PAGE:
March 23, 2020

Resources for Students with Visual Impairments & Their Families during the Covid-19 School Closure

- Becky Berk

young visual impaired girl using assistive technology to use a tablet

As most New Hampshire districts enter their first or second week of remote instruction for students, schools have worked fast and furiously on ways to present curriculum to students at home, and parents have been thrust into an unfamiliar – and sometimes overwhelming – role.  For parents whose child has a visual impairment, the challenge can be even greater.

Future In Sight offers three ways to support parents in this challenging time, whether they work with staff from our agency or not. 

  1. Support from Vision Specialists – We encourage parents to connect with your child’s Teacher of Students with Visual Impairment (TVI) and/ or Orientation and Mobility (O&M) Specialist to see how instructional materials can be made accessible and/or how your child can continue working toward safe independent travel.  Federal law says that any time instruction is offered to general education students, a free and appropriate public education (FAPE) is also required for students requiring accommodations or special education.  The goals, objectives and services outlined in your child’s IEP do not simply stop, even during times of national emergency.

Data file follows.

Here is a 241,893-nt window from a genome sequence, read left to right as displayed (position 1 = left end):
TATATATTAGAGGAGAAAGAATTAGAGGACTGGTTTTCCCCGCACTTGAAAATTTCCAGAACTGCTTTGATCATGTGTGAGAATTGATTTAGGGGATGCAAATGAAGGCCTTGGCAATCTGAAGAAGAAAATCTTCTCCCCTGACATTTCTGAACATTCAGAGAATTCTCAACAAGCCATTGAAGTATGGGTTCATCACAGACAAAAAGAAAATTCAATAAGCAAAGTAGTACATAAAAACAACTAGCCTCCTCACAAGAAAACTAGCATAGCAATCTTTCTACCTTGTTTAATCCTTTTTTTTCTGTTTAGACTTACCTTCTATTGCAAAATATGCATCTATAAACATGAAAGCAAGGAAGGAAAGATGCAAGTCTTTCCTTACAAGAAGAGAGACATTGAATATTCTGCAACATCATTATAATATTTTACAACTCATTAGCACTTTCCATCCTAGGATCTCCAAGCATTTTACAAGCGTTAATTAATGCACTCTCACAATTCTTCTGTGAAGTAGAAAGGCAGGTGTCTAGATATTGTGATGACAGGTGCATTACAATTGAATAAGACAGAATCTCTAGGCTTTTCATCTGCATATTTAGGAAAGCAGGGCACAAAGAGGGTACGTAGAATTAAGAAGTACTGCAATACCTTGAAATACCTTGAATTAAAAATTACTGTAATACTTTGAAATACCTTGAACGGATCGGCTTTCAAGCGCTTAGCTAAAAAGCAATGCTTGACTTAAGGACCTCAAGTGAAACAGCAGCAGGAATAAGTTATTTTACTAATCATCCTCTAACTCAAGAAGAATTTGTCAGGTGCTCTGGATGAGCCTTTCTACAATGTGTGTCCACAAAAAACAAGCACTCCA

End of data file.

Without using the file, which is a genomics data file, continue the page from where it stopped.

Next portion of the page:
2. Launch of NH Parent Connect: Virtual Parent Workshop – We invite all parents of children with visual impairment to join an online workshop and to connect with other parents on Saturday, March 28 from 10:00 am – 11 a.m..  The focus will be on resources to support you and your child during this period of remote instruction and to strengthen the parent network within NH.  Register here:
  3. NH guidelines on the education of students with visual impairment are now posted in an easy format for parents, teachers and community members.   

Some resources that you may find helpful, specific to supporting a child with visual impairment, during this period of remote instruction include the following.  Many more resources will be shared in our March 28 workshop.

  • Beginning on March 23, Paths to Literacy is hosting free virtual web classes for students and families on areas of the expanded core curriculum.  Each weekday at 2:00 pm, a different topic will be presented through the Virtual Expanded Core Education Learning (ExCEL) Academy for Students with Visual Impairments.   
  • Tips and Tools for Teaching Beginning Braille Skills  provides families and teachers with ideas and activities for emergent braille readers including tactile discrimination, letter identification, book making and games.  
  • Paths to Literacy created a list of 56 Tactile Math Ideas.  These ideas and suggestions for young students with visual impairments address early math skills and concepts by using hands-on exploration of real objects.  Skills and concepts include counting, matching, sorting, categorizing, attributes, ordering, patterns and number lines.
  • For young children with visual impairments, playing outside is a great opportunity to practice and explore orientation and mobility skills and concepts.  The Royal National Institute for Blind People (UK) created a fun resource for families called Messy and Muddy: A Guide to Outdoor Play for Children with Visual Impairments.

As always, please let us know if we can be helpful in other ways.  Contact Becky Berk, Director of Education Services [email protected]